“Many people start talking about the pressure on Fabio’s mind – actually the biggest problem was the technical situation with the bike,” says Gubellini, who’s worked with Quartararo since the Frenchman graduated to MotoGP in 2019. “Last year he was super-good at some tracks and struggled a lot at others, with braking and corner speed. Even though from the outside the 2020 bike looked very similar to the 2019 bike there were a lot of different parts, so the feeling was far from what it had been in 2019.

“Fabio never really got used to the 2020 bike, while this year’s is much more similar to the 2019 and that’s why he has the feeling he needs to be consistent. Basically he is fighting for the podium at every race, which is the crucial point to be in the fight for the title.”

When Quartararo first raced in MotoGP many people thought he had borrowed his technique from Jorge Lorenzo, who won three MotoGP titles with Yamaha between 2010 and 2015. Yes, Quartararo is super-accurate and consistent, but he’s no Lorenzo replica.

Lorenzo’s super-smooth, glide-through-the-corner technique is only one weapon in Quartararo’s armoury. Lorenzo could only win that way, whereas Quartararo can win in other ways because he is more adaptable, a quality that’s more vital than ever because the bikes are faster than ever while the electronics are lower-spec and tyres are tricky, so the rider has to make things happen himser.

“Lorenzo was very smooth and very fast through the corners,” Gubellini continues. “This was extremely good with the Yamaha, especially with the Bridgestone tyres. Fabio is similar because he can carry a lot of speed through the corners but his style is different.

“What’s typical of Fabio and the new generation of riders is that they play a lot with their bodies to compensate, so they make a lot of weight transfer to manage braking and acceleration. Lorenzo moved a lot on the bike, but laterally – left and right – because his target was to increase corner speed. Fabio moves a bit less this way but much more forward and backwards.”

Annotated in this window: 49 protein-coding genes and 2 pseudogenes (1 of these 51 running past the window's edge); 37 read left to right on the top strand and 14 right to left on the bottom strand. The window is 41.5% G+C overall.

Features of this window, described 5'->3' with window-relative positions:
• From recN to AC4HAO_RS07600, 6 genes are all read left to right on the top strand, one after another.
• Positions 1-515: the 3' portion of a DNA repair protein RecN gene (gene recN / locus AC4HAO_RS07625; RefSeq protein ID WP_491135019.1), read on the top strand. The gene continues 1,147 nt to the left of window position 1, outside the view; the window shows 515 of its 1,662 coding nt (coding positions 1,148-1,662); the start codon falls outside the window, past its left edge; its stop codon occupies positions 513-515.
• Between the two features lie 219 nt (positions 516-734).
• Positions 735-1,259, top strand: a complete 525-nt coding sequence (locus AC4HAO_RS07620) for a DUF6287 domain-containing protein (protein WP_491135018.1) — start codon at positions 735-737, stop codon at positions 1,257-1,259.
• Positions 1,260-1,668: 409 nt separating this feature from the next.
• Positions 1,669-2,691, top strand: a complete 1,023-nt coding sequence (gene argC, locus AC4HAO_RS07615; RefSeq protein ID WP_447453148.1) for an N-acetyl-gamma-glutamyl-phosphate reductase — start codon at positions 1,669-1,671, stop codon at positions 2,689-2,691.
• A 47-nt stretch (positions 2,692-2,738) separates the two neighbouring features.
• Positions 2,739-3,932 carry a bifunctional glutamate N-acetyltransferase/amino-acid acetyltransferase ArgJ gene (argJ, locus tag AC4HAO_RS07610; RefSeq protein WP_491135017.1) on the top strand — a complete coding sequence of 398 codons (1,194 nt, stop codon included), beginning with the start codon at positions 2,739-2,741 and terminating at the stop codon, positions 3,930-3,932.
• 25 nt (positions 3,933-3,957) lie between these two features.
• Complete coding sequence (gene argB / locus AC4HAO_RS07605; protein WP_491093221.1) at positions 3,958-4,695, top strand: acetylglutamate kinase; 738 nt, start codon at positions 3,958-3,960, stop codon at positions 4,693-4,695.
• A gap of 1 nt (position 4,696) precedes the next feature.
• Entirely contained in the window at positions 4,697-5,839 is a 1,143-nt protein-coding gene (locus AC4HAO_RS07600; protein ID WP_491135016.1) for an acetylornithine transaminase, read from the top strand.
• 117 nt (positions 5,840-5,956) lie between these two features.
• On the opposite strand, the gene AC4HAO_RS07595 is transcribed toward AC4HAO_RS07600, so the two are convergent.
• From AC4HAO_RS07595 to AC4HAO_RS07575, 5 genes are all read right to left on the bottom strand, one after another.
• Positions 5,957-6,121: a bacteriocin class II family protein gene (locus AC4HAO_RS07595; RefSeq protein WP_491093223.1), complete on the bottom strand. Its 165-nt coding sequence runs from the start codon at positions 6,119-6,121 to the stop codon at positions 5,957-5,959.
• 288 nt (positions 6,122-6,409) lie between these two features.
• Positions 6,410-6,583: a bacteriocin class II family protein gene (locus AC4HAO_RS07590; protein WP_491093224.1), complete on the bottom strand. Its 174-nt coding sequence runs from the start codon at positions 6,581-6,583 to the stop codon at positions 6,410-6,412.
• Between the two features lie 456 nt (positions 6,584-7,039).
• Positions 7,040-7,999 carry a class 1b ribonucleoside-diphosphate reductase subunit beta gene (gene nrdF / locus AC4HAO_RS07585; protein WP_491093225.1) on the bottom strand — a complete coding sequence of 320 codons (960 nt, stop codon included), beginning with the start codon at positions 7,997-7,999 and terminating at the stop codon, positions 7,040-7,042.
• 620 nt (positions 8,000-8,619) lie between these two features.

Fabio Quartararo Yamaha SRT

Diego Gubellini (wearing glasses) congratulates Quartararo on taking pole position at Sepang in 2019

Petronas SRT

MotoGP riding technique is in a constant state of evolution, according to technology and tech regulations, and it’s always the rider’s job to find new ways to extract the maximum from the tool he has beneath him.

The move to Michelin tyres and spec electronics in 2016 was the biggest tech change in MotoGP since the change from 500cc two-strokes to 990cc four-strokes in 2002.

Thus it follows that this change of technology required a major adjustment of riding technique. Since 2016 riders have had to manhandle their machines much more because the electronics – traction control, anti-wheelie and engine-braking control – are nowhere near as good as they had been and because the tyres are much more complicated in the way they behave.

Constantly adjusting front/rear bike balance with your body makes you faster through controlling wheelspin (by shifting backwards to increase load on the rear tyre) and reducing wheelies to increase acceleration (by moving forward to increase load over the front of the bike to assist the downforce aero).

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And dancing around on the motorcycle also helps you get the most out of the tyres without asking too much, by reducing load and stress on the front or rear tyre, as appropriate.